Plaintiff lawyers on the West Coast can continue to immediately deduct expenses in contingency fee cases -- and Sen. Lindsey Graham (R-SC) is being blamed, or given credit, for making sure an end to that practice was not included in the tax bill passed this week.
Lawyers operating within the boundaries of the 9th Circuit Court of Appeals are the only ones in the country able to deduct expenses without waiting for a resolution to case. The move follows a ruling made in a 1995 case, Boccardo v. Commissioner of the IRS. And since then, those deductions have saved the attorneys $500 million, according to Congress' Joint Committee on Taxation.
Earlier versions of the tax bill drawn up in both the House and the Senate included provisions closing the loophole. But the provisions were excluded in the final bill passed this week.
The American Tort Reform Association (ATRA) sent out an excerpt from the Congressional Record that showed Graham introduced an amendment to strike the clause from the Senate version of the law. The Senate did not vote on Graham’s amendment, but the provision was removed from the bill the Senate voted on, according to Reuters.
Darren McKinney, a spokesperson for ATRA, said Graham was working on behalf of the plaintiffs' bar. This was not unusual, he added.
"The 9th Circuit lawyers can immediately deduct those expenses and legal costs, whereas in every other circuit in the country they cannot," McKinney told the Palmetto Business Daily. "From ATRA's perspective we supported the provision that would have eliminated this special treatment."
He said the provision enables lawyers and "makes it easier for them to persevere in specious and frivolous law suits where they would have given up in other circuits," McKinney argued.
McKinney said he believes Graham had the support of one other Republican senator in removing the provision before the Senate bill went to conference. It was one point in hundreds and was either overlooked or the House decided not to fight over the elimination of the provision, McKinney said.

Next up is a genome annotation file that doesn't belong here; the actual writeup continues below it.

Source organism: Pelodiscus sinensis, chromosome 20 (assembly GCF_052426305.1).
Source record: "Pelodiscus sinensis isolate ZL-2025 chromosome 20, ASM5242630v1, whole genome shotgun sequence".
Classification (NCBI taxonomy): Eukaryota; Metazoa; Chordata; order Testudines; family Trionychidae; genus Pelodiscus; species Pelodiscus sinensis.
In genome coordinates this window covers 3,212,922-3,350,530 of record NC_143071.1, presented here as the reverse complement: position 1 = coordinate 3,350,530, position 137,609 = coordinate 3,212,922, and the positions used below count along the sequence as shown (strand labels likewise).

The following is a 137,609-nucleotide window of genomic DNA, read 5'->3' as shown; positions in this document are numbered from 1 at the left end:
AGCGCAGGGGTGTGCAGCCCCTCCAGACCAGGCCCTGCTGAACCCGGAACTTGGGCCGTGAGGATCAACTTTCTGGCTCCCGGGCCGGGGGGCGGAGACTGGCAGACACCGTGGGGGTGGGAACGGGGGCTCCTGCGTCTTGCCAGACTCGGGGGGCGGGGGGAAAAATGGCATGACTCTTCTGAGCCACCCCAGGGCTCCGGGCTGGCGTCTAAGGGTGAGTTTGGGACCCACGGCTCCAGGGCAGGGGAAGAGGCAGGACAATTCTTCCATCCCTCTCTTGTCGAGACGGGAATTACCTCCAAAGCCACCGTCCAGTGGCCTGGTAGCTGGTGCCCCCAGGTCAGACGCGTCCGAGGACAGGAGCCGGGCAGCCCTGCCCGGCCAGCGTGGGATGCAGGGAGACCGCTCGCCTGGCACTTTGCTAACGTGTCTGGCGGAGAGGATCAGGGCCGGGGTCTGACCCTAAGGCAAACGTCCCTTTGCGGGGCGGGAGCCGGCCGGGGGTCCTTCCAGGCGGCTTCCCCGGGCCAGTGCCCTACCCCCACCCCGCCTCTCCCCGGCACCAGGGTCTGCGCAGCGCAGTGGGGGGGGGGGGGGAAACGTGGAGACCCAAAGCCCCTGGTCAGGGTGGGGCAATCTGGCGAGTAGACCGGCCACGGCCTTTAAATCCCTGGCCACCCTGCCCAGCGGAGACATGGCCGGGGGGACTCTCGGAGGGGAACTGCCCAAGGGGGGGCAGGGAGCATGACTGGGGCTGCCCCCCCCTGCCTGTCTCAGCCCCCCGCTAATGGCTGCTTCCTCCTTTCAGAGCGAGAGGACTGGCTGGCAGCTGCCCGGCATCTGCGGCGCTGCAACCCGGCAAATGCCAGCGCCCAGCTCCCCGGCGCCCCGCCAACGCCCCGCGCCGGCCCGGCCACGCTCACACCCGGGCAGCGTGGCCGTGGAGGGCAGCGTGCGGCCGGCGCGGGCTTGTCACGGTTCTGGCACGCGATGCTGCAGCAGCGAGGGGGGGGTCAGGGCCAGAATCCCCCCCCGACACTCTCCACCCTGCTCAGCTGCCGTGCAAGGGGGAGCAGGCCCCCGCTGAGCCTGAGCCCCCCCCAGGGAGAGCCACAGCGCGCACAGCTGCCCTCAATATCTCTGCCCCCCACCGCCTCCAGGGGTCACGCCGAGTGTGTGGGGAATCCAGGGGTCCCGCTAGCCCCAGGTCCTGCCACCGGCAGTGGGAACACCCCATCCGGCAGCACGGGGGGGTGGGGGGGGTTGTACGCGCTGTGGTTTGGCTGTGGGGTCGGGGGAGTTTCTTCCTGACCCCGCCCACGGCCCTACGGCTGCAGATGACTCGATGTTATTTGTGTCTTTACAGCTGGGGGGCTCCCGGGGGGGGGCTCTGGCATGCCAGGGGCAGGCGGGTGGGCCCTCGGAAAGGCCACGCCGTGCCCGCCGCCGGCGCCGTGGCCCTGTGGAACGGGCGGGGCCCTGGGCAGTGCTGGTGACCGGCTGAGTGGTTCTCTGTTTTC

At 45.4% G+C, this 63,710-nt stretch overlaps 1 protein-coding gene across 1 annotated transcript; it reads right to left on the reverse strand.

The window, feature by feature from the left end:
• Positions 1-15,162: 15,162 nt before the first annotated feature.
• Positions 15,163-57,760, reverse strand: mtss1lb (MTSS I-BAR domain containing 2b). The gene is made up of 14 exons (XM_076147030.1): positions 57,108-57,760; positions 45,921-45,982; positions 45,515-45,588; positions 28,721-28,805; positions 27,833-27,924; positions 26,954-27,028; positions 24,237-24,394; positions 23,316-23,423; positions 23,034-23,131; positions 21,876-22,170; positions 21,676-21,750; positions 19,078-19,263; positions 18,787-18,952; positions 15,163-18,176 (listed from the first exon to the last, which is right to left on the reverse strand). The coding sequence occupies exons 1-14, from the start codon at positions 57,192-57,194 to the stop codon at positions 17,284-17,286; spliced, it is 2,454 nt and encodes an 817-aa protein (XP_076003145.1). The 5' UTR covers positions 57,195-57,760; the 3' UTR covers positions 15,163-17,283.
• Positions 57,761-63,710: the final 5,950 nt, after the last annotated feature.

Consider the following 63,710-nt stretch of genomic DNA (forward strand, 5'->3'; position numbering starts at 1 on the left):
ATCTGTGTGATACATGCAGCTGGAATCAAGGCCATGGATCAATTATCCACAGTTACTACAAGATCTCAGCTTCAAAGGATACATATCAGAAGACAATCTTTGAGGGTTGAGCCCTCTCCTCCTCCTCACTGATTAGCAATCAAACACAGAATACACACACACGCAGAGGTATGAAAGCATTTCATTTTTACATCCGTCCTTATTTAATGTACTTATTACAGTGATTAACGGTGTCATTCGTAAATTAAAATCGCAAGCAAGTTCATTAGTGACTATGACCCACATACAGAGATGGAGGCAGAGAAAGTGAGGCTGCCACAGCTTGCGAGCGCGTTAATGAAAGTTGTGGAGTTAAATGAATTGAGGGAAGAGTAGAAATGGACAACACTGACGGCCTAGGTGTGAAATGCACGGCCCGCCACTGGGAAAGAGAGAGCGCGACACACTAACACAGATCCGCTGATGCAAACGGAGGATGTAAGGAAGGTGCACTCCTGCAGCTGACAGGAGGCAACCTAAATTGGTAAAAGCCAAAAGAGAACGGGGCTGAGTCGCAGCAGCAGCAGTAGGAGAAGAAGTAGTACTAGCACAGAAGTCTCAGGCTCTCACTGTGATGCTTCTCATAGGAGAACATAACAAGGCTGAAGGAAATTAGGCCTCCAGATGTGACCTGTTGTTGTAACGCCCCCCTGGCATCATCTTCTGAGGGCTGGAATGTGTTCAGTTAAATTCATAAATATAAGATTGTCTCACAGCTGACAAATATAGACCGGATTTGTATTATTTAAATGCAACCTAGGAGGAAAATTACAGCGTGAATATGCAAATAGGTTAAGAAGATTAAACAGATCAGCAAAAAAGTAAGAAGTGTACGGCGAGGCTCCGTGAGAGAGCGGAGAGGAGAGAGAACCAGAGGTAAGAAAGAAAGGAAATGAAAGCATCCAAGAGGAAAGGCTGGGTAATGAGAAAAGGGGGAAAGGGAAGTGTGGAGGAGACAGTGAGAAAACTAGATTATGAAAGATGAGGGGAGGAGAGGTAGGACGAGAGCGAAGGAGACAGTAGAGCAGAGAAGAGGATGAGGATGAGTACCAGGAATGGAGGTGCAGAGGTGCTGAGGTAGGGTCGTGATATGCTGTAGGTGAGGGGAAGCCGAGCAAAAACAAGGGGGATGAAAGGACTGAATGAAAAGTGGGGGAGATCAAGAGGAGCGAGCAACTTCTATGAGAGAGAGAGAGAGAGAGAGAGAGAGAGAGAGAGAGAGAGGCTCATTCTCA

The Wall Street Journal, in an editorial, flagged Graham's role in removing the provision from the Senate version of the bill. The editorial described it as a tax break for certain trial lawyers. This editorial prompted South Carolina accountant Wilma Storey to write a letter to the WSJ, which was published.
Wilma Storey, an accountant from Lexington, S.C., was moved to write a letter to the Wall Street Journal.
"I just made the point that, to me, it is wrong that trial lawyers on the West Coast can get this deduction and no one else can," Storey told Palmetto Business Daily.
Storey said she has followed Graham's career for a long time but was not previously aware of his close relationship with trial lawyers and the amount of money he has received from that constituency.
"I think it was pretty darn new to me because it never came to my attention," Storey said. "It is just not fair. This is South Carolina and it is not fair that West Coast lawyers should benefit from this."
In her letter to The Wall Street Journal, Storney noted that Graham has received $4.1 million from trial lawyers over his senate career. She added that some of the money saved by lawyers will find its way into campaigns against Republicans.
In an email to Reuters, Graham spokesman Kevin Bishop said barring plaintiffs’ lawyers from deducting upfront litigation costs “disincentivizes equal access to justice for those of limited financial means.” The House provision, he said, “targets contingency fee arrangements, used mainly by individuals – who have worthy cases – that can’t pay for a lawyer up front.”